Ingrid Stolt was a graduate student when she was a MagLab user in spring 2021, but has since earned her PhD in physics from Northwestern University. At that time, on-site users were restricted as a COVID-19 precaution and, while it was not her first time using the MagLab's powerful magnets, it was her first time using them remotely from nearly 1,000 miles away. Hear what she was studying and what it is like to be a remote user compared to coming to the lab in person in this short Q&A.
Q: What material were you studying at the MagLab?
A copper-oxide-based (cuprate) superconductor, HgBa2CuO4+x single crystal.
Q: Why are high magnetic fields important for this research?
The cuprate superconductors have a mixed state in which the magnetic field penetrates the superconducting bulk in fixed areas known as vortices. The goal of my project was to study these vortices. By changing a magnetic field, we can manipulate the density of vortices in the material. At high magnetic fields like those at the MagLab, we can get a high enough density of the vortices to increase the resolution of our measured spectra and better understand how vortices contribute to the material's properties.
Q: How would you compare being an in-person, on-site user with being a remote user?
Previously, as an on-site user, I have been responsible for more hands-on work, like setting up the experiment. I also had a better idea of what was happening around me and could physically control nearly everything.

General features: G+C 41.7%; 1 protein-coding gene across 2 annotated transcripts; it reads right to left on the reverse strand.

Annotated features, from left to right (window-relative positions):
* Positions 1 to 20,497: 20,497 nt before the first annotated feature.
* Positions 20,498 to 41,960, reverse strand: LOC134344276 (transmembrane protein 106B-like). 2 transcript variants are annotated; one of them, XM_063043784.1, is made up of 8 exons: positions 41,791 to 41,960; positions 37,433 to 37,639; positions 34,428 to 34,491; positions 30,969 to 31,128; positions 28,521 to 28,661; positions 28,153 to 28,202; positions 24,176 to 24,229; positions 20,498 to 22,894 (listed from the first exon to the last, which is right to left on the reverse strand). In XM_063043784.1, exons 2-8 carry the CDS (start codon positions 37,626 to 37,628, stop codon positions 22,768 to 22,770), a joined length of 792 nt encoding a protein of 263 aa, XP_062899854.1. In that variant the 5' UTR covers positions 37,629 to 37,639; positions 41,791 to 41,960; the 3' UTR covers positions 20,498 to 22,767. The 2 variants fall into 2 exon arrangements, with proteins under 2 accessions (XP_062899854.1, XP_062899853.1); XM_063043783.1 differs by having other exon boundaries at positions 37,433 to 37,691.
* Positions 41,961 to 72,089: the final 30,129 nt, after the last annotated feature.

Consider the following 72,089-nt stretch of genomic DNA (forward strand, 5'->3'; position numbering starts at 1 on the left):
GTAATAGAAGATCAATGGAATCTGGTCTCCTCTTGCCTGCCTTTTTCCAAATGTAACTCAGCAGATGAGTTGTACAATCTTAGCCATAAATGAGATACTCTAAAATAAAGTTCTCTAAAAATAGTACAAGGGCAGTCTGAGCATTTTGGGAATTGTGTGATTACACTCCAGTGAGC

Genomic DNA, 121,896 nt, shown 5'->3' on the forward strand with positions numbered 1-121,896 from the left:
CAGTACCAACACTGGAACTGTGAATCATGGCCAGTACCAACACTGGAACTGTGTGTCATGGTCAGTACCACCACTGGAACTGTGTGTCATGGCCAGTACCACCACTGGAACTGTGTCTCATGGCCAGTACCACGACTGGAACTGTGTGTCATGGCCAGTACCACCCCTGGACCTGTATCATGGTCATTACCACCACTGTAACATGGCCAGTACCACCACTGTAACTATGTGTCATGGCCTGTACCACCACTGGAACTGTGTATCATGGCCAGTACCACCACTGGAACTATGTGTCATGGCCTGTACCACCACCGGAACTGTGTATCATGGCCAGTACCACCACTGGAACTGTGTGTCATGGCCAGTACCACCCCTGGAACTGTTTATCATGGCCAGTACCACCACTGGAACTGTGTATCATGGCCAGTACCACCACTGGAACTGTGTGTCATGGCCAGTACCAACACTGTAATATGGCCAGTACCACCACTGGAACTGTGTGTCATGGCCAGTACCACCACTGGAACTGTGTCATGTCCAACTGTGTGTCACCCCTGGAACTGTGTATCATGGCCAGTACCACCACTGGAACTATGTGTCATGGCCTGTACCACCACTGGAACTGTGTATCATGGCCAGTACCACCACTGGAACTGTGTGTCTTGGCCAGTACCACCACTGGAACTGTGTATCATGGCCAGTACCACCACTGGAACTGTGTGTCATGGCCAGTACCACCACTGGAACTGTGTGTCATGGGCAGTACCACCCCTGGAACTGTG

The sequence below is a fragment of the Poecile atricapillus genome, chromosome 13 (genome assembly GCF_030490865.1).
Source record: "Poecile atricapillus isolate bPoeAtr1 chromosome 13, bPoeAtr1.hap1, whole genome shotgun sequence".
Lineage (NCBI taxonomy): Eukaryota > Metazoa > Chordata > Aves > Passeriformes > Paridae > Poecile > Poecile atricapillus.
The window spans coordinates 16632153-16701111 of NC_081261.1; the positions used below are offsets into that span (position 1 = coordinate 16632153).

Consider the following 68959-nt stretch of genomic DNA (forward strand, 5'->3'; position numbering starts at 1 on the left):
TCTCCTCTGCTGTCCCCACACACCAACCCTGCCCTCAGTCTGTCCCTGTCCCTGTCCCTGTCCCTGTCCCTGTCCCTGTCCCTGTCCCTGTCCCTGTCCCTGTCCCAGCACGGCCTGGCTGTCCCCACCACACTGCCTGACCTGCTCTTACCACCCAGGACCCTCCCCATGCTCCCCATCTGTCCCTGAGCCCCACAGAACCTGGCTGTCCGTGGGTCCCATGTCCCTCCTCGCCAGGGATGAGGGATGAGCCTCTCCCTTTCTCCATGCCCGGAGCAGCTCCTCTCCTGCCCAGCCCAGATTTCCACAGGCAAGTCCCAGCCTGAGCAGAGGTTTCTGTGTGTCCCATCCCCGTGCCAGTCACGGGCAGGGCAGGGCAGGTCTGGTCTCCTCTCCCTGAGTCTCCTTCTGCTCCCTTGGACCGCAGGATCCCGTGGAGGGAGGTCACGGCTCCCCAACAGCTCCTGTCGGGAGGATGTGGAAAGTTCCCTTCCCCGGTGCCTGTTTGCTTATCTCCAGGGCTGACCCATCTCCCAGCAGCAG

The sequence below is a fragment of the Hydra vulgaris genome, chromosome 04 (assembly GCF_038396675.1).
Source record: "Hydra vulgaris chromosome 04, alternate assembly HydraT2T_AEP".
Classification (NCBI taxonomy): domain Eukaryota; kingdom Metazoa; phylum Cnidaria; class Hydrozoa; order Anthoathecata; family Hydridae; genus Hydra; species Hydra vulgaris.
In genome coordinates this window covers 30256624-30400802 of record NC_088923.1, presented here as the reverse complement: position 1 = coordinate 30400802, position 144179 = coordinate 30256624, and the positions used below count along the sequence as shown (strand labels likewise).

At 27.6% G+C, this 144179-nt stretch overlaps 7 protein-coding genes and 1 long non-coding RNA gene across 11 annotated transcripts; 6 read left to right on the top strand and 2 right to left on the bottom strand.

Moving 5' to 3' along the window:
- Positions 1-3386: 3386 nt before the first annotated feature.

On the other hand, being a remote user had its perks! I could just wake up in the morning and start working right away from the comfort of my home (or even from "the beach" as Dr. Arneil Reyes liked to remind me). The MagLab faculty who worked with me were very quick to respond whenever one of us noticed a problem with the system, so I still felt like I had very good control of my experiment, even though I was running it from Illinois.
Q: What's the coolest thing about the MagLab?
The magnets and the tiny CNC (computer numerical control) machine.
Q: Did you always want to be a scientist? Or If you were not a scientist, what would you be?
No, I did not have a plan for my life growing up and I still don't have much of one now. If I were not a scientist I would probably have been a writer or a personal trainer. If I could go into a different field of science, I would want to try neuroscience because the brain is insanely cool.